Every decision you make is colored by your core values whether you know it or not. Do you know what the phrase means? Do you know what your core values are? How do they line up with the core values of your workplace? Your school? Your significant other? Your nation? It is important that you know these things.
We live in troubled times. Every nation seems to be facing political, financial, and/or social challenges. We are besieged with political bickering, name calling, fake news, faulty products, shoddy services, abuses, and mass shootings. We have endless arguments over the best way to solve ‘our problems.’ Yet, we can’t agree on what ‘our problems’ are. What has happened to us? We’ve lost our core values.
Too many people are acting out of their emotion of the moment. They never stop to consider if their actions reflect their core values. Perhaps they don’t know what their core values are. When you act in a way that is incongruous with your core values you feel unvalued and unfulfilled. And out of those feelings come more emotions—depression, resentment, anger, etc—and those are acted upon. It’s time to stop and think. It’s time to remember what a core value is and what it means to us.
What is a Core Value?
“A principle or belief that a person or organization views as being of central importance.” —Oxford Dictionaries
It’s a rock-bottom, fundamental truth serving as the foundation or basis of a belief. Something that you give importance to, that you trust is THE truth.
Core values exist whether you are aware of them or not. They influence how you prioritize things, how you choose relationships, and how you judge success (yours and others’).
If you don’t know exactly what your core values are, how do you identify them?
How to Identify Your Core Values
1. When you were the happiest
Take a moment to identify times you were the happiest in your personal and work life. Identify how and why the event or action made you so happy. What is the common factor between your examples? Is it ambition fulfilled? Then ambition may be one of your values. Is it that you felt loved? Love is also a value.
2. Identify your proudest moments
When were you the proudest of in your personal and work life? Again, look for the common factors between your proud moments. Did you feel pride in a job well done? Hard work or professionalism may be one of your core values.
3. Identify the things you must have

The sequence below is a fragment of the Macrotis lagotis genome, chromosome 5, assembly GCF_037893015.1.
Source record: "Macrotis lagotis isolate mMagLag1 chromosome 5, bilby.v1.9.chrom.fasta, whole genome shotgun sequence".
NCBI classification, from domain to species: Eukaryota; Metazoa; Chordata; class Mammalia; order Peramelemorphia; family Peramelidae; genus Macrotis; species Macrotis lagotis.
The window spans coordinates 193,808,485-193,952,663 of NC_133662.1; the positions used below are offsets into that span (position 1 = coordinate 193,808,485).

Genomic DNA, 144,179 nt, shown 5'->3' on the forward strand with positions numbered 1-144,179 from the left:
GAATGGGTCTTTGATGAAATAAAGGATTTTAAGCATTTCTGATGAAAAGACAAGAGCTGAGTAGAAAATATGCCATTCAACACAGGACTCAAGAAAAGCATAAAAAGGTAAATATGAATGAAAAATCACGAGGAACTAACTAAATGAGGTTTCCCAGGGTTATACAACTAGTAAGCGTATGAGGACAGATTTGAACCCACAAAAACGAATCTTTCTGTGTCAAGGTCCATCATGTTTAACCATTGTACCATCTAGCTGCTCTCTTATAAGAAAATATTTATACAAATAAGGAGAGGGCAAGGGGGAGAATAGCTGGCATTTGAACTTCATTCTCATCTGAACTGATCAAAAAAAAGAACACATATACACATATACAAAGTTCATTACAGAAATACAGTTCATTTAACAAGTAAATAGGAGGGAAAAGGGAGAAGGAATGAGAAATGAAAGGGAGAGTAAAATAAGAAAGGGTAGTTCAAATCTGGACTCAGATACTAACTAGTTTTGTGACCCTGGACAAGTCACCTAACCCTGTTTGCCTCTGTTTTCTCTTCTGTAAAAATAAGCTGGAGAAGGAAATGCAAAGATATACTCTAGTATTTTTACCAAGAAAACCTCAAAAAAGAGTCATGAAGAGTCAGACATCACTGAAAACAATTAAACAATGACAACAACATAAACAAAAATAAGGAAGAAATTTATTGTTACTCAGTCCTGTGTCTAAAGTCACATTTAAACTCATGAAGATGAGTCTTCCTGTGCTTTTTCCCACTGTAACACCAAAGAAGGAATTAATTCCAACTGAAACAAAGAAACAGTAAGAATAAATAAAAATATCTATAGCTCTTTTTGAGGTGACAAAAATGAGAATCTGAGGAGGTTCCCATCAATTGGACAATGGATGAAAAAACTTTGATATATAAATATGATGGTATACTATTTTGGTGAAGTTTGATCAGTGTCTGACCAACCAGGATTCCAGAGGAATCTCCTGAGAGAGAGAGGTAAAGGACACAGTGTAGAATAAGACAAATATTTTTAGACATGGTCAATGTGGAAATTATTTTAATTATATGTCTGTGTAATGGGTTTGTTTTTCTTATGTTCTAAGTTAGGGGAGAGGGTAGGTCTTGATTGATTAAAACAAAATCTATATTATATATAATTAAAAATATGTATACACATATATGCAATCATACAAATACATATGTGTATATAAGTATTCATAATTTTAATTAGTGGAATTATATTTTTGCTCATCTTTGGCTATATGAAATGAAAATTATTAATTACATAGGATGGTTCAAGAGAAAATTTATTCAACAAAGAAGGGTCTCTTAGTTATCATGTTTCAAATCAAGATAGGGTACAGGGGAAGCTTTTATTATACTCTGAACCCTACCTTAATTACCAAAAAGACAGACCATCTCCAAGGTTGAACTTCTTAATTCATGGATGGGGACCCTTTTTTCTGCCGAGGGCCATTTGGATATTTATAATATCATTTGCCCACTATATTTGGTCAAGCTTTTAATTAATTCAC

What must you have in your life to be fulfilled or happy? Is it creativity? Or love? Or being surrounded by nature?
4. Make a list of your core values
Some articles on identifying 10 words that represent one of your values. That’s because you value many things. If you need prompts, there are many lists on the internet. Try to do it without a list. You’ll be truer to your personal values.
5. Prioritize your list.
In other words, narrow your list down to a handful of terms that are the rock-bottom principles upon which other values are based.
6. Ask yourself why.
Why do you believe that this value is more important than any other value? Flip the value to its opposite. What does its opposite make you feel? Don’t give surface answers like—it’s only fair, or if it’s unjust for one person it can be unjust for me. Get down to the nitty-gritty. Such as “it causes me pain to see someone bullied” or “it would terrify me to be arrested because someone didn’t like the color of my skin.” Did that change your list?
You’ve now identified what your core values or primary values are. These core values are generally consistent throughout your whole life. They rarely change much. The rest of the values you identified can be thought of as your secondary values, important, but not immutable. For example, when you are single you may value working 12 hours. When you have a family, you may value time with your family over time on the job.
Use your Core Values
Next time you’re faced with a decision think about your core values. Will that decision align with your primary or secondary values? You may not immediately be able to make all your decisions based on your core values. But over time you will get closer and closer. See if that doesn’t lead to a more fulfilled life.
Perhaps, if we are all living fulfilled lives with clear core values, we will we have lots of reasons to value each other.
Have you identified what your core values are? Was this article helpful?
Interesting food for thought! I think unrest results not because we haven’t identified our core values, but because there are endless opportunities to express them, which was not the case until recently. And inevitably, the core values of some were in opposition to the core values of others.
I think there are many times people say they are fighting or protesting because of core values that they are acting out of fear. I believe that most of the time when people think they are opposites they haven’t dug down to their real core value. I doubt very many (if any) people wake up telling themselves that they want to hate someone today. I do believe that a lot of people do not think about what they value because they value themselves so little, or because they misbelieve a fear of theirs is a core value, or because they haven’t been taught core values so they adopt various ones and ‘try them on’ so to speak.
That being said, it is difficult to act purely on primary core values. Secondary values, social pressures, and economic issues can and do exert heavy influence on actions especially in the setting of endless opportunities of expression.
Thank you, Jennette. You added food for thought for me, too.